SA Labour Law
29 APRIL 2019
SA Labour Law and Rights of the Employee within the Hospitality Industry
SA labour law covers all economic sectors, including the hospitality industry. If you work within the industry it is essential that you become familiar with the labour laws governing the industry to protect you as employee against exploitation.
Many workers within the hospitality industry, especially waiters and bartenders, are not aware of the minimum wages for their particular positions. They work exceptionally long hours and are often not even offered employment contracts. This is especially true when it comes to employers with fewer than 10 employees.
Irrespective of whether you work in a small restaurant or at a large chain hotel, your employer must, according to the Basic Conditions of Employment Act, provide you with a written employment contract. This contract should stipulate your salary, payment dates, basic job description, leave days and overtime.
The Sectoral Determination for minimum wage applicable to the hospitality industry until 30 June 30 2016 for employers with 10 or fewer employees sets the minimum wage at:
- Monthly – R2760.59
- Weekly – R637.10
- Hourly – R14.15
For employers with 10 or more employees in the industry, the minimum wages applicable until 30 June 2016 have been set at:
- Monthly – R3076.98
- Weekly – R710.12
- Hourly – R15.77
Note that the Hospitality Sectoral determination doesn’t include employers or employees who are involved in the trading or letting of accommodation, rooms, houses or flats. It also doesn’t include any employers or employees that are covered under SA labour law in another sectoral determination as stipulated in the Basic Conditions of Employment Act or those covered by a Bargaining or Statutory Council.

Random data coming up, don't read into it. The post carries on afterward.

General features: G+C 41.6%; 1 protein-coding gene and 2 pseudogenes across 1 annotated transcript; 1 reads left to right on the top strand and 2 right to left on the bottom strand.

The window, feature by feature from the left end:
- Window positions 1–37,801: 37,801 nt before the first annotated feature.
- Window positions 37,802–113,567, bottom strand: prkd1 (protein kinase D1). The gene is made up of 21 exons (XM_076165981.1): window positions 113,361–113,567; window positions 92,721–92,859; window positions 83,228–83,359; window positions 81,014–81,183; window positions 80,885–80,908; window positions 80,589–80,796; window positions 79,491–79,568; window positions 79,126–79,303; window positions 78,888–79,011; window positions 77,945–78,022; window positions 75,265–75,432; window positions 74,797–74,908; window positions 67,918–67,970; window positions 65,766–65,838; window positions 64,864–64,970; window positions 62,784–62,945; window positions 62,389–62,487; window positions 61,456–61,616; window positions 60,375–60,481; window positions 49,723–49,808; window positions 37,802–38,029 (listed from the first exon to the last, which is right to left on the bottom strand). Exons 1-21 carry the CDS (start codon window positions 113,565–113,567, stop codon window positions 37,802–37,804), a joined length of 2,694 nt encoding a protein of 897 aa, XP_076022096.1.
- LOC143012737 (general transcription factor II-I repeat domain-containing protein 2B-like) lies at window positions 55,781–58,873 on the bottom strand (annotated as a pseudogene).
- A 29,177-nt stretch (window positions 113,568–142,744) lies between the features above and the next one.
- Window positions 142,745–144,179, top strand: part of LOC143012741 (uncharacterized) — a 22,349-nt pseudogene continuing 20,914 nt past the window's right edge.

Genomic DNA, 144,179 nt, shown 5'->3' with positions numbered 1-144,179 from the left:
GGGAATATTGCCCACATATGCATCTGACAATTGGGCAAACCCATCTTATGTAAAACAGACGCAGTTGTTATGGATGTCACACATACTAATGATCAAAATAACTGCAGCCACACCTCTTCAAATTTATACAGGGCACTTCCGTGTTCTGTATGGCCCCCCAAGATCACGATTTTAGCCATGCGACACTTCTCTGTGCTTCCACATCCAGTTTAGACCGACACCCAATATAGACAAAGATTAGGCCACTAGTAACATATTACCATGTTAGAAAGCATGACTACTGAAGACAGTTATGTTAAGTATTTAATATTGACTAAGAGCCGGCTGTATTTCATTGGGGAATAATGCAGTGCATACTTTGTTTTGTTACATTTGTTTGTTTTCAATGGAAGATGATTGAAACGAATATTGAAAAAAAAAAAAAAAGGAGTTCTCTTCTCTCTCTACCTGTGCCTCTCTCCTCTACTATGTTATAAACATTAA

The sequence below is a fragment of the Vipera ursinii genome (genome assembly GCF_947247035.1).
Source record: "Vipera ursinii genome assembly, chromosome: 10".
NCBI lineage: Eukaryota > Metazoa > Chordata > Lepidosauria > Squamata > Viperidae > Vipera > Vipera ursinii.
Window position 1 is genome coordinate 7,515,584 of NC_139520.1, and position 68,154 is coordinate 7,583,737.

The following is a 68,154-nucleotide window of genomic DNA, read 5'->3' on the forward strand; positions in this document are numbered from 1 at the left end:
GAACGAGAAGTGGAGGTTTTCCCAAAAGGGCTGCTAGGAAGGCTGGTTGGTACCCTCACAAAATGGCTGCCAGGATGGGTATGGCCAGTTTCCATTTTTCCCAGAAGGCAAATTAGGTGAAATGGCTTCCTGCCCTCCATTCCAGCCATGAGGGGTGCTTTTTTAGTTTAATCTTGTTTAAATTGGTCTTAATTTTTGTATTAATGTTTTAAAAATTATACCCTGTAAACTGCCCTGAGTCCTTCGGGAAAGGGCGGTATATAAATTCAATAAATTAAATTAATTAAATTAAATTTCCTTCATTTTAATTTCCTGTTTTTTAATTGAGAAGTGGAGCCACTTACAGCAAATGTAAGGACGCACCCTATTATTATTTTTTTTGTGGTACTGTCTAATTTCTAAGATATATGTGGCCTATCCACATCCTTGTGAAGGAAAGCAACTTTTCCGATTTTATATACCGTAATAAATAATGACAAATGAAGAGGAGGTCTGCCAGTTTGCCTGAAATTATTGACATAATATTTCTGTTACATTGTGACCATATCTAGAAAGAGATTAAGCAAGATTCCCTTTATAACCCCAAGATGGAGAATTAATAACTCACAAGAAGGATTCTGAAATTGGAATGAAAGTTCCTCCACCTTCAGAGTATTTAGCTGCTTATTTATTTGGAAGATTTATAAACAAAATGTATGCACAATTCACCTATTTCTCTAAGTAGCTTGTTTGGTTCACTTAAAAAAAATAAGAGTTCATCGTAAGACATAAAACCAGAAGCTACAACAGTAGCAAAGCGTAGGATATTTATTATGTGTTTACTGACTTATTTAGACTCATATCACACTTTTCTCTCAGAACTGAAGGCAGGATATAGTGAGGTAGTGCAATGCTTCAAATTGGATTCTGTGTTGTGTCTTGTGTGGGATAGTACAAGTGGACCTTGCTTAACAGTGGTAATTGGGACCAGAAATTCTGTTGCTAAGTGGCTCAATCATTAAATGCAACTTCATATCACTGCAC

You furthermore have the right not to be retaliated against for demanding the recognition and respect of your employee rights under the Basic Conditions of Employment Act. The law provides for a maximum of 12 hours overtime a week, except for travelling sales people, employees that work fewer than 24 hours in a month or senior managers. It is, however, possible for the employer to make provision for an extended weekend by means of a 12-hour work day week.
If your employer requires you to work night shifts, then the employer must inform you about the health and/or safety risks associated with shift working. You should also be compensated accordingly to attend medical assessments on a regular basis.
The employer must supply you with a minimum period of four weeks’ notice of termination of your contract should you have worked at the same employer for 12 months or more.
You have the right to family responsibility leave should you need to attend to a sick child or attend to the arrangements if a loved one such as your parent, spouse, grandparent, brother, sister, child or grandchild passes away. Should you be dismissed you have the right to oppose the dismissal according to the provisions of SA labour law.
Normal working hours, except for senior managers, travelling sales people, and employees working under 24 hours monthly are set at no more than 45 hours in a work week and 9 hours per day where you work 5 or fewer days in the work week. If you work more than 5 days in a week then your employer may not require you to work more than 8 hours per day.
Understandably you may avoid confronting your employer about the extra-long work hours, few days off and low salary because you fear being dismissed. However, should the employer dismiss you for demanding your employee rights according to the Basic Conditions of Employment Act, you have the right to take legal action or to approach the CCMA for assistance.
Contact the Allardyce & Partners attorneys at email@example.com or on 011 234 2125 for legal guidance regarding your rights as an employee within the hospitality sector.